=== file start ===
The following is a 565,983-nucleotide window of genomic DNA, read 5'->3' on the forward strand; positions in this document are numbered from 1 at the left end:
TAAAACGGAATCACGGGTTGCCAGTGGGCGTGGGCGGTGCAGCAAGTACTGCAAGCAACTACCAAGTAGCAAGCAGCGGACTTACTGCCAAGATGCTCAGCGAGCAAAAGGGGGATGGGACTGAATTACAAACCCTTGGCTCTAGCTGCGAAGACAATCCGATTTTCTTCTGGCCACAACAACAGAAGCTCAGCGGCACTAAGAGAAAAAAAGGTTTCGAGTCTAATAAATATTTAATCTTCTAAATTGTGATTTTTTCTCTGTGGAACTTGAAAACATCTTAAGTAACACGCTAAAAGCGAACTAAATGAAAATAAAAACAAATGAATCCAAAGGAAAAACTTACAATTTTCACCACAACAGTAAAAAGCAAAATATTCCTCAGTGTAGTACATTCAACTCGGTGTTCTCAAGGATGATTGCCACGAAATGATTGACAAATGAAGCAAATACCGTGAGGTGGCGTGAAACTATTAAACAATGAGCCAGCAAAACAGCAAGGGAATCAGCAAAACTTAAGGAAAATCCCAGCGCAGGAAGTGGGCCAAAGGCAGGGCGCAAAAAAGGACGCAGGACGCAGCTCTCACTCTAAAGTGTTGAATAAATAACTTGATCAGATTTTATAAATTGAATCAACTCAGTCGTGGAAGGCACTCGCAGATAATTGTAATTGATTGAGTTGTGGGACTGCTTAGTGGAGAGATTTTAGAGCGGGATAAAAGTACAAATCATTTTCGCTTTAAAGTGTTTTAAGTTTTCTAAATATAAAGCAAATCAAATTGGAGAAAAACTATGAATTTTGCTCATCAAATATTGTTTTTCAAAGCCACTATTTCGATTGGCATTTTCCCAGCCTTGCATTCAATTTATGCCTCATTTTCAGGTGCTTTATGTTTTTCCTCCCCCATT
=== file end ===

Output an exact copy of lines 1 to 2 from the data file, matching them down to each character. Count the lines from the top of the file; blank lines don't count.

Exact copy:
The following is a 565,983-nucleotide window of genomic DNA, read 5'->3' on the forward strand; positions in this document are numbered from 1 at the left end:
TAAAACGGAATCACGGGTTGCCAGTGGGCGTGGGCGGTGCAGCAAGTACTGCAAGCAACTACCAAGTAGCAAGCAGCGGACTTACTGCCAAGATGCTCAGCGAGCAAAAGGGGGATGGGACTGAATTACAAACCCTTGGCTCTAGCTGCGAAGACAATCCGATTTTCTTCTGGCCACAACAACAGAAGCTCAGCGGCACTAAGAGAAAAAAAGGTTTCGAGTCTAATAAATATTTAATCTTCTAAATTGTGATTTTTTCTCTGTGGAACTTGAAAACATCTTAAGTAACACGCTAAAAGCGAACTAAATGAAAATAAAAACAAATGAATCCAAAGGAAAAACTTACAATTTTCACCACAACAGTAAAAAGCAAAATATTCCTCAGTGTAGTACATTCAACTCGGTGTTCTCAAGGATGATTGCCACGAAATGATTGACAAATGAAGCAAATACCGTGAGGTGGCGTGAAACTATTAAACAATGAGCCAGCAAAACAGCAAGGGAATCAGCAAAACTTAAGGAAAATCCCAGCGCAGGAAGTGGGCCAAAGGCAGGGCGCAAAAAAGGACGCAGGACGCAGCTCTCACTCTAAAGTGTTGAATAAATAACTTGATCAGATTTTATAAATTGAATCAACTCAGTCGTGGAAGGCACTCGCAGATAATTGTAATTGATTGAGTTGTGGGACTGCTTAGTGGAGAGATTTTAGAGCGGGATAAAAGTACAAATCATTTTCGCTTTAAAGTGTTTTAAGTTTTCTAAATATAAAGCAAATCAAATTGGAGAAAAACTATGAATTTTGCTCATCAAATATTGTTTTTCAAAGCCACTATTTCGATTGGCATTTTCCCAGCCTTGCATTCAATTTATGCCTCATTTTCAGGTGCTTTATGTTTTTCCTCCCCCATT